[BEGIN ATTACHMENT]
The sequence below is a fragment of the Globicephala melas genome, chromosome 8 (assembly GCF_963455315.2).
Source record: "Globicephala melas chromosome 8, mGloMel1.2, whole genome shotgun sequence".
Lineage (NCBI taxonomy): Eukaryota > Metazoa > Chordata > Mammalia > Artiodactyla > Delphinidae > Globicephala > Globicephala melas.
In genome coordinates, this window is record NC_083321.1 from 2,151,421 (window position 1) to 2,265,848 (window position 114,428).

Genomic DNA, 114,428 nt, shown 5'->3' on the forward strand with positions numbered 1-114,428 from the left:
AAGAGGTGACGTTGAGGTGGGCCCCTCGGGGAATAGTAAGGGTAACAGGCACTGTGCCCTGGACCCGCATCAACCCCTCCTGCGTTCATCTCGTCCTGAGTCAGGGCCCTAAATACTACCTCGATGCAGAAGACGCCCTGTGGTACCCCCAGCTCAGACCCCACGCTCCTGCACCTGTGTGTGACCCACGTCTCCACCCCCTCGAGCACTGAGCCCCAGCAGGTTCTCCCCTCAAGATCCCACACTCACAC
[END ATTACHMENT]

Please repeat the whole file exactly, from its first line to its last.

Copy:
The sequence below is a fragment of the Globicephala melas genome, chromosome 8 (assembly GCF_963455315.2).
Source record: "Globicephala melas chromosome 8, mGloMel1.2, whole genome shotgun sequence".
Lineage (NCBI taxonomy): Eukaryota > Metazoa > Chordata > Mammalia > Artiodactyla > Delphinidae > Globicephala > Globicephala melas.
In genome coordinates, this window is record NC_083321.1 from 2,151,421 (window position 1) to 2,265,848 (window position 114,428).

Genomic DNA, 114,428 nt, shown 5'->3' on the forward strand with positions numbered 1-114,428 from the left:
AAGAGGTGACGTTGAGGTGGGCCCCTCGGGGAATAGTAAGGGTAACAGGCACTGTGCCCTGGACCCGCATCAACCCCTCCTGCGTTCATCTCGTCCTGAGTCAGGGCCCTAAATACTACCTCGATGCAGAAGACGCCCTGTGGTACCCCCAGCTCAGACCCCACGCTCCTGCACCTGTGTGTGACCCACGTCTCCACCCCCTCGAGCACTGAGCCCCAGCAGGTTCTCCCCTCAAGATCCCACACTCACAC